They both appeared about the same time – Dallas in Spirit of the Disciplines and Brennan in Ruthless Trust – as the 80’s became the 90’s, my 30’s becoming my 40’s. I had failed as a husband and as a pastor and was clinging to my following of Jesus – stubborness, really, born out of sheer terror. I maintained the shell of belief, but there was little inside to fuel the weekly performance. I still believed all the right things – but the foundations on which those beliefs rested had crumbled beyond repair.

Spirit of the Disciplines was assigned reading in a class taught by Roger Heuser, a gentle man who became a friend, and who embodied the life described. I didn’t understand the book the first two or three times though, but I had the sense that something very important was being said. Somewhere along the way, it occurred to me that he was describing a way of following Jesus quite different than what I had been doing – and which had the promise of actually working. The basic key was the difference between trying, which I had been doing religiously and to little effect, and training, which he described in terms that seemed entirely doable. This sense was confirmed when, a few years later, I had the privilege of sitting in a two week doctoral seminar with Dallas – and saw the life he described lived out in our community. A gentle, wise, winsome man.

Ruthless Trust, on the other hand, erupted out of nowhere, grabbed on my out of the office, the serendipitous reading of a cold, rainy retreat day. Like all of his books that I have read since then, it portrayed a God I had not previously known – One who loved me passionately, deeply, and without regard to whether I lived up to His standards or not – and did so with great joy and not a little laughter. And, so, One who could be trusted radically. His life, too, was tattooed with the reality he lived – grace upon grace upon grace. Having the opportunity a few years later to listen to him roar belovedness to a chapel full of college students was a gift beyond describing – life giving water, nectar of God. He introduced me to a Jesus Who believed in me, and Who I could follow to death. And life.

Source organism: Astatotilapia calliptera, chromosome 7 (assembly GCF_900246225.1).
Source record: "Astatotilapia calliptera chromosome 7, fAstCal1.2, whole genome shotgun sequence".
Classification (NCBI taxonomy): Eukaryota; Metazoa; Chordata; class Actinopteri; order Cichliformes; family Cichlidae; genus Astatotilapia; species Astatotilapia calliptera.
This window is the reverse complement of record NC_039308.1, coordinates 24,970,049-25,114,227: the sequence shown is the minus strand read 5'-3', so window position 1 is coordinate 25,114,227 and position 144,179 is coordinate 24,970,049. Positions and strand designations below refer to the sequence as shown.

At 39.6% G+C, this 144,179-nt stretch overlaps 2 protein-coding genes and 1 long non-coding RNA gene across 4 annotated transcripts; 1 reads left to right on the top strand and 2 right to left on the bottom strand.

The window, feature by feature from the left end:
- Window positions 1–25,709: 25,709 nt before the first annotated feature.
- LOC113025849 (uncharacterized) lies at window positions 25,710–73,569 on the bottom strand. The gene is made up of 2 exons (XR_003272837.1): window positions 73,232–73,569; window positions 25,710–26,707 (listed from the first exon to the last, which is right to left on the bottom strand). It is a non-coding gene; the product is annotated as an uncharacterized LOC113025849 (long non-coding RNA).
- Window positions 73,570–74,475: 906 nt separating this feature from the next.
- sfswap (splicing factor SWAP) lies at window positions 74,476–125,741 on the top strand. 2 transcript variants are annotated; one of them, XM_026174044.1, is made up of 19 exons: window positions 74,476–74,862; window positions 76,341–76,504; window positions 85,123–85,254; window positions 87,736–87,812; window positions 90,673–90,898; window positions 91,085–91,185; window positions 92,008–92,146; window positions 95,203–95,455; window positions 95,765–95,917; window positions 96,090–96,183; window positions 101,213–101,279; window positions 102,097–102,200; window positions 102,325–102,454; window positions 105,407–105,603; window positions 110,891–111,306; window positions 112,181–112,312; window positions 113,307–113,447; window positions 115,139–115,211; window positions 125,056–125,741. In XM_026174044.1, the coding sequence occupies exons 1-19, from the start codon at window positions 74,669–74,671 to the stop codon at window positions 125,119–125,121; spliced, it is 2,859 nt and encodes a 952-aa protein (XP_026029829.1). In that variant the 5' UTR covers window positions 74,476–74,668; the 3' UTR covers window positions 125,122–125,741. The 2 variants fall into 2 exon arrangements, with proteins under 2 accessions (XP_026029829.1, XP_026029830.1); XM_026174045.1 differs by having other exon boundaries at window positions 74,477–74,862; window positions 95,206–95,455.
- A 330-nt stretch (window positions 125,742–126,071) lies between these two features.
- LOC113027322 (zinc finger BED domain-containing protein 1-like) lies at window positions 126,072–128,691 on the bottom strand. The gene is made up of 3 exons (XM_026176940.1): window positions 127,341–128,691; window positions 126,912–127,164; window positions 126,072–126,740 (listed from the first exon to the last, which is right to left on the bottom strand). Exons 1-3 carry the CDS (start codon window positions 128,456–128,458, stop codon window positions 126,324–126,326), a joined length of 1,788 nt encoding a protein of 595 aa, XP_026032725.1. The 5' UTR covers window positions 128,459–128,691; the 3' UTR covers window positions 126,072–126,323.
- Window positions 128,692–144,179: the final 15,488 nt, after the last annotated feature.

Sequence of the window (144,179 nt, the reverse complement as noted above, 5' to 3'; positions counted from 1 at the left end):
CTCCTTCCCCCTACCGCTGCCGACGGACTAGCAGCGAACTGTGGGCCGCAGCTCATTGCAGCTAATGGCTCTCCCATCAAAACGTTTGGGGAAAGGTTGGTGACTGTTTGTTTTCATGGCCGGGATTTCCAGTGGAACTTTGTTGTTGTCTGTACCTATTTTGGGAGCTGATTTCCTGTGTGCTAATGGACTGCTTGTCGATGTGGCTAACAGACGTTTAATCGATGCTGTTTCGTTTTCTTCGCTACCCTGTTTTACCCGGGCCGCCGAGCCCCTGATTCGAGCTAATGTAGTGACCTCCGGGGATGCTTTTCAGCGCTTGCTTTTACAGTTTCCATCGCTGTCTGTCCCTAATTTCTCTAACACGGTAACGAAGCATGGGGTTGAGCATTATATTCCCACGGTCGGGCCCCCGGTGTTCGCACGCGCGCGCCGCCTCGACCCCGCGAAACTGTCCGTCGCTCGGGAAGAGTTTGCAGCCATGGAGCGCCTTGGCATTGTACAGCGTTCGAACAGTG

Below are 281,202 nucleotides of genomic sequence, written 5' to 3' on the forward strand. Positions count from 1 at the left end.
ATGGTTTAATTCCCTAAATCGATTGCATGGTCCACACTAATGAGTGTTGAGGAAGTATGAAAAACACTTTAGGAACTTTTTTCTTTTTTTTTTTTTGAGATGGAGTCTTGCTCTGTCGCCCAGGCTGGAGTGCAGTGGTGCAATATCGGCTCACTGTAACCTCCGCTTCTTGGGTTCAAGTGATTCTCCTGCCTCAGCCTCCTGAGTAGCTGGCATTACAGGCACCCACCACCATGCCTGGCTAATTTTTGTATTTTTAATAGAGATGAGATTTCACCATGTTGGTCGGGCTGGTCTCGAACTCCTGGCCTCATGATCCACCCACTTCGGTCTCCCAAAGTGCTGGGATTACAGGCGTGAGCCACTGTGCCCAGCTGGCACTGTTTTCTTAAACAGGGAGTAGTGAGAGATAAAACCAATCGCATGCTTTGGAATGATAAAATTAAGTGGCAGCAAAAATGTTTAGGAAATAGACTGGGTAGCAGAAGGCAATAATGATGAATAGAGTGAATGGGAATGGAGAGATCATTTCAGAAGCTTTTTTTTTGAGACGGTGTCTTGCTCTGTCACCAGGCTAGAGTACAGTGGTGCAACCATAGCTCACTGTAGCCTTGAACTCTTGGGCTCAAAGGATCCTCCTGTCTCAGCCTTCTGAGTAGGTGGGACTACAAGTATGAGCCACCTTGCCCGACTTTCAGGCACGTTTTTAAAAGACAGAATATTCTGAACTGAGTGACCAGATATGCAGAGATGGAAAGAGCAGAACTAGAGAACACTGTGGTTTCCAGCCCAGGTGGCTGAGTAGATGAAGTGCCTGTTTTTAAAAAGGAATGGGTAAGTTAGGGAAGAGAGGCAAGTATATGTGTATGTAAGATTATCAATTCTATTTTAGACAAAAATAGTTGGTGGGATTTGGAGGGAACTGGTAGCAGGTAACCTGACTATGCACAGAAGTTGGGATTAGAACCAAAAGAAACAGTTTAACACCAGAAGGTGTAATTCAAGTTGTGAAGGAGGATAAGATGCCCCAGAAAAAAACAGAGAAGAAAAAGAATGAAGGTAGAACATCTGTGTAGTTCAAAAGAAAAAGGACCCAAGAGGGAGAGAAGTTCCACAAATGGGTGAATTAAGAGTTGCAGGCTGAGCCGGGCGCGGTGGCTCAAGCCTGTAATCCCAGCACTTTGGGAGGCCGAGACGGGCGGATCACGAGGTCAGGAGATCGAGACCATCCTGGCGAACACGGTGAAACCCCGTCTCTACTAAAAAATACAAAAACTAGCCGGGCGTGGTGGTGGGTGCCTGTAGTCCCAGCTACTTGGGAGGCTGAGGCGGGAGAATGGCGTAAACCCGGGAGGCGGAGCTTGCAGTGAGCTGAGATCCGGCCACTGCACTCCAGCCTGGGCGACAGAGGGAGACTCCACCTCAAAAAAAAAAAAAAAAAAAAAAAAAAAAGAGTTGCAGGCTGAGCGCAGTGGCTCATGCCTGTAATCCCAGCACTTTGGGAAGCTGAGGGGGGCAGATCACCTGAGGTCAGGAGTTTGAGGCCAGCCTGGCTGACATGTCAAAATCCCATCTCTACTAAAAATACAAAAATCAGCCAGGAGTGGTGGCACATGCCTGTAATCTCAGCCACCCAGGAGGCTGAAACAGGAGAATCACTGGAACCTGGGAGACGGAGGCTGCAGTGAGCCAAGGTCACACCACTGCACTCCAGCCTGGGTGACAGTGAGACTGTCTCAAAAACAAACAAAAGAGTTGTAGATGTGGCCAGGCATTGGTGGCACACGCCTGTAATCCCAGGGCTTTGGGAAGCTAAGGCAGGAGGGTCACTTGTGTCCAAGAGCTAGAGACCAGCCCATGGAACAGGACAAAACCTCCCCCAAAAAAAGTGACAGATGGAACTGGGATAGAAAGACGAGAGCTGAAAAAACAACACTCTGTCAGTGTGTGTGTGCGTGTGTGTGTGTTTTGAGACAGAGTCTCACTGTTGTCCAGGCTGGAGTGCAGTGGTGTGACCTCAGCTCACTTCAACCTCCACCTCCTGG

In the years since, I have read those books again, as well as many of the others they each have written. Such different styles, such similar passion. The one, carefully scripted, each word carefully chosen, precisely defined, writing to slow the reader down, to make thoughtfulness necessary. The other, writing in rambunctious, flowing and overflowing sentences, rushing laughingly along, headlong over a waterfall of grace, pulling relentlessly at the remaining shreds of fear – Yes, He really is THAT good! And, He believes in you!

“How precious – how costly – how heavy in the sight of the Lord, is the death of His saints.”

Sunday, May 5, 2013

Dreams Too Tiny

looking nothing
     like life

no dreams
great enough
to move from
what is to
what will be

tiny dreams
to death
to appearance

but apparently

that seed
of death

gives birth
     to life

and of such
a wild kind
as to be
beginning as
it did

to see
what grows
from what is sown
demands dreams
not too tiny